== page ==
I agree partway with your point. Kind of like how Rick & Morty's authors, when people were overanalysing everything, they just said "people, sometimes a joke is just a joke"; not literally everything needs to have deeper purpose. However, two comments on that.
1: My main beef with Akame ga Kill was not that characters died without powerful motifs or plot-shattering events, but rather that the show ended up becoming a deathfest where death no longer had much value, neither by meaning or by shock. There's such a thing as overdoing it, basically. In the end, I stopped getting attached to any characters at all, cuz it felt like the author would simply kill off whoever he felt would be most shocking and traumating.
2: In the case of Goblin Slayer, it's not so much overdoing it as it's being unnecessary. One thing is showing how monstrous goblins are, and the reality that in gritty fantasy (and kind of in human history?) women in the middle of violent conflicts gets abused and raped by "monsters" if they are caught in the middle of it. That was done in the first episode, and to the people crying that such things are gratuitous I say "you are buffoons who mistake gritty and dark with edgy and foolish". Those scenes were good to establish the world and plot. But repeating the rape-related scenes in subsequent episodes would be nonsense. The ultraviolence cannot be skipped because it's the pure resolution of the conflict between the GS and the goblins, it is by itself its own purpose. But showing more rape tells us nothing about the monsters, or the characters, or the world. It would be juvenile, and simply the author/team revelling on showing us guro porn.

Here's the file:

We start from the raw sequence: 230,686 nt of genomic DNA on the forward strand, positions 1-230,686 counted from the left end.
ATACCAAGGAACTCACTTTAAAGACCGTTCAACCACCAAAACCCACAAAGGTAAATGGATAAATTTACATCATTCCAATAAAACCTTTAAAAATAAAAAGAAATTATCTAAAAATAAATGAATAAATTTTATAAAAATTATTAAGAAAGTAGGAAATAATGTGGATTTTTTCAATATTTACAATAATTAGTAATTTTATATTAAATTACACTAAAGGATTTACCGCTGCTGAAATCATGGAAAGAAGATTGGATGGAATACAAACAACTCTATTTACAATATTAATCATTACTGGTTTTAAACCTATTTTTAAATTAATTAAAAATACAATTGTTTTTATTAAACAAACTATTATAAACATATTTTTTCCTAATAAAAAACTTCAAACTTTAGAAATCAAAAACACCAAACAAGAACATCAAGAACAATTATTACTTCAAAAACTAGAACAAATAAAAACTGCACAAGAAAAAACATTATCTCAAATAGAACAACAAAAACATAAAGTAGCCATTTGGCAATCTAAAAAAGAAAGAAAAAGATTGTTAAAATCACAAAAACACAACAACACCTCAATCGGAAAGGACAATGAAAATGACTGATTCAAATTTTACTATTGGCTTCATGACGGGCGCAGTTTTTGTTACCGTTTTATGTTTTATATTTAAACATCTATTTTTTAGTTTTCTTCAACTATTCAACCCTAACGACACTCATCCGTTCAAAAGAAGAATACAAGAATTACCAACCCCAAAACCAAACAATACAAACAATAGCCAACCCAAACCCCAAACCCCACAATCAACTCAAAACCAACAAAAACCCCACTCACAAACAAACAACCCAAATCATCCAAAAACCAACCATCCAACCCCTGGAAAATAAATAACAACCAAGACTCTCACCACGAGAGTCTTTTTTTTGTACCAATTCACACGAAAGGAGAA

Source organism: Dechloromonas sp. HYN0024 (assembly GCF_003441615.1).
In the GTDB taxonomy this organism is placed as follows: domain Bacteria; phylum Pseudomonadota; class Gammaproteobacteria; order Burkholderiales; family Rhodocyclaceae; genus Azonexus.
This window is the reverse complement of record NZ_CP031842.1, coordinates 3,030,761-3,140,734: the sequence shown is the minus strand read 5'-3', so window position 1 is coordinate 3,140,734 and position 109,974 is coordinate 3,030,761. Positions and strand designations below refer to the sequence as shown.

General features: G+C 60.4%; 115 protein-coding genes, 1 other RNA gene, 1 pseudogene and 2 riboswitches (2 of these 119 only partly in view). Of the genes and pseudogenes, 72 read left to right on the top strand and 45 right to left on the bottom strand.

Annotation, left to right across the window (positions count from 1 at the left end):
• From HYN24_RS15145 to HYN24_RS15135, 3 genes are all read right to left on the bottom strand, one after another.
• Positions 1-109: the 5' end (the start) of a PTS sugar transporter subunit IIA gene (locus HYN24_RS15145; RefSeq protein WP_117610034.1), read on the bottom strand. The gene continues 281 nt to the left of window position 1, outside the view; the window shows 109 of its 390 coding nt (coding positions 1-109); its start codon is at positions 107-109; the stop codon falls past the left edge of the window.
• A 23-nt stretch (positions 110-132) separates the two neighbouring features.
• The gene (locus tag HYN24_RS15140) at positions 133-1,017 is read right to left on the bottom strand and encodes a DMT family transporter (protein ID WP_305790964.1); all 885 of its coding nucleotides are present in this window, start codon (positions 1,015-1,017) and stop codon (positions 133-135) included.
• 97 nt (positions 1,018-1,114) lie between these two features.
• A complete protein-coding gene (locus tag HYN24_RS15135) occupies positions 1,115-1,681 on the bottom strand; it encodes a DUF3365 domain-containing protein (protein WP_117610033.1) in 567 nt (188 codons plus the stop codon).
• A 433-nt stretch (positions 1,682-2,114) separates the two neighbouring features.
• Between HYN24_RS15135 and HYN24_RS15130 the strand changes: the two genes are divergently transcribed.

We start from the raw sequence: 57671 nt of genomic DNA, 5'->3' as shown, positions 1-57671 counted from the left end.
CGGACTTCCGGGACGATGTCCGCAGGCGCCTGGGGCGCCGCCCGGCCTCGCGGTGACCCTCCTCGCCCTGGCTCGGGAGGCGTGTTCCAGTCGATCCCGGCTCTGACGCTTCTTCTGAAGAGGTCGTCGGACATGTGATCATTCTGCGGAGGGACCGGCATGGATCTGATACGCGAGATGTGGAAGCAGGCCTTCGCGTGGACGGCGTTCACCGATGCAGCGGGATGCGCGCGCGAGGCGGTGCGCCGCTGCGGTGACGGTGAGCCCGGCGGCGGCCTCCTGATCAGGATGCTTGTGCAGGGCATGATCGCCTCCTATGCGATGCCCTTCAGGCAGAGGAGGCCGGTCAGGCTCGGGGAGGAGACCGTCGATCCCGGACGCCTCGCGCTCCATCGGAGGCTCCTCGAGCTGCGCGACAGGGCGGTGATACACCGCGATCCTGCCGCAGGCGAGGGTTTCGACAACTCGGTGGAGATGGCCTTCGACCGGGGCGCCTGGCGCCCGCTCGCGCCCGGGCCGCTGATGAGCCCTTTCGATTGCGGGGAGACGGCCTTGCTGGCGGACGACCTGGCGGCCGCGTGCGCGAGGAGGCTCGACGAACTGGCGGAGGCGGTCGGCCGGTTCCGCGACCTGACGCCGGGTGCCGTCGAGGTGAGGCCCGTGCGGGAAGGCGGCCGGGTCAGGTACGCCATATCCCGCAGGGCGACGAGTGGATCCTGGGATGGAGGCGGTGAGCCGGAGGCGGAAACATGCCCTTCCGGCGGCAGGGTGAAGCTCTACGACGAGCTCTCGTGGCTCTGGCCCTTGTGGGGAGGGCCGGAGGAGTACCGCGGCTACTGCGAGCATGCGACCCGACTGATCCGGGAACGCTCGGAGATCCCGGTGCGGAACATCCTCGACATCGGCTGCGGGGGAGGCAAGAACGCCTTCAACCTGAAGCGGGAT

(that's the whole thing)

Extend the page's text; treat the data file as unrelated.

The dogma that you disagree with is less smth the anime fandom believes and more of a tenet in story writing. Absolutely every single scene in an anime has a purpose or meaning, even if that is "showing a girl's panties in an ecchi" or "establish that the characters are travelling by horse in an adventure". Goblin Slayer's ultraviolence sustains itself as its own mark of the house, but the rape "sub-plot" would simply fall short of any explanation other than "we want to arouse people with heavily-implied monster rape". At least, I believe (all of) this.